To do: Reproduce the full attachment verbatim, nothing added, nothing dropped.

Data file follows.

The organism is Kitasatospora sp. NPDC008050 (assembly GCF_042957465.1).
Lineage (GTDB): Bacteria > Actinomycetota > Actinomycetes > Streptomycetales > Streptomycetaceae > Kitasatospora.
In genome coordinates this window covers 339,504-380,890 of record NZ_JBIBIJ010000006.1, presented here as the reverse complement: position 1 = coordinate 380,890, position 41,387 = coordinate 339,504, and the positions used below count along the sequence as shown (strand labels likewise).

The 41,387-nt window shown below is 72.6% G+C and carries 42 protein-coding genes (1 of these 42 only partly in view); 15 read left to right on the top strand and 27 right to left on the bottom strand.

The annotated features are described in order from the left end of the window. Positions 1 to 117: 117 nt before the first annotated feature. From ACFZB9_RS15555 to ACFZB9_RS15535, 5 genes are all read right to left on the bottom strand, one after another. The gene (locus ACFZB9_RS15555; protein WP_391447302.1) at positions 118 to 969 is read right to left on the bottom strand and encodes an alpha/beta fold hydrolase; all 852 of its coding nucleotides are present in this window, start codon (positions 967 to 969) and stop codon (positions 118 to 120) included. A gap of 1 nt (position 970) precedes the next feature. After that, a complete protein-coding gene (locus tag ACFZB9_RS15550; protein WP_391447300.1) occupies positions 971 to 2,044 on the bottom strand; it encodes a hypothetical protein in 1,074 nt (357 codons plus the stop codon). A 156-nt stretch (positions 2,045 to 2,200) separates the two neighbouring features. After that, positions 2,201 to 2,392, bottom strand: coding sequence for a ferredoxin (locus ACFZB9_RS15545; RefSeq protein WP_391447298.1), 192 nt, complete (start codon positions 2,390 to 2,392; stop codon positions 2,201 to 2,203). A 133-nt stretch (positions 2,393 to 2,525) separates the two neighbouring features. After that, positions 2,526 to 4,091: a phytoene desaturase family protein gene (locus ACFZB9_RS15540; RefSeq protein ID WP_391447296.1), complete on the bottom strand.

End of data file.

The organism is Kitasatospora sp. NPDC008050 (assembly GCF_042957465.1).
Lineage (GTDB): Bacteria > Actinomycetota > Actinomycetes > Streptomycetales > Streptomycetaceae > Kitasatospora.
In genome coordinates this window covers 339,504-380,890 of record NZ_JBIBIJ010000006.1, presented here as the reverse complement: position 1 = coordinate 380,890, position 41,387 = coordinate 339,504, and the positions used below count along the sequence as shown (strand labels likewise).

The 41,387-nt window shown below is 72.6% G+C and carries 42 protein-coding genes (1 of these 42 only partly in view); 15 read left to right on the top strand and 27 right to left on the bottom strand.

The annotated features are described in order from the left end of the window. Positions 1 to 117: 117 nt before the first annotated feature. From ACFZB9_RS15555 to ACFZB9_RS15535, 5 genes are all read right to left on the bottom strand, one after another. The gene (locus ACFZB9_RS15555; protein WP_391447302.1) at positions 118 to 969 is read right to left on the bottom strand and encodes an alpha/beta fold hydrolase; all 852 of its coding nucleotides are present in this window, start codon (positions 967 to 969) and stop codon (positions 118 to 120) included. A gap of 1 nt (position 970) precedes the next feature. After that, a complete protein-coding gene (locus tag ACFZB9_RS15550; protein WP_391447300.1) occupies positions 971 to 2,044 on the bottom strand; it encodes a hypothetical protein in 1,074 nt (357 codons plus the stop codon). A 156-nt stretch (positions 2,045 to 2,200) separates the two neighbouring features. After that, positions 2,201 to 2,392, bottom strand: coding sequence for a ferredoxin (locus ACFZB9_RS15545; RefSeq protein WP_391447298.1), 192 nt, complete (start codon positions 2,390 to 2,392; stop codon positions 2,201 to 2,203). A 133-nt stretch (positions 2,393 to 2,525) separates the two neighbouring features. After that, positions 2,526 to 4,091: a phytoene desaturase family protein gene (locus ACFZB9_RS15540; RefSeq protein ID WP_391447296.1), complete on the bottom strand.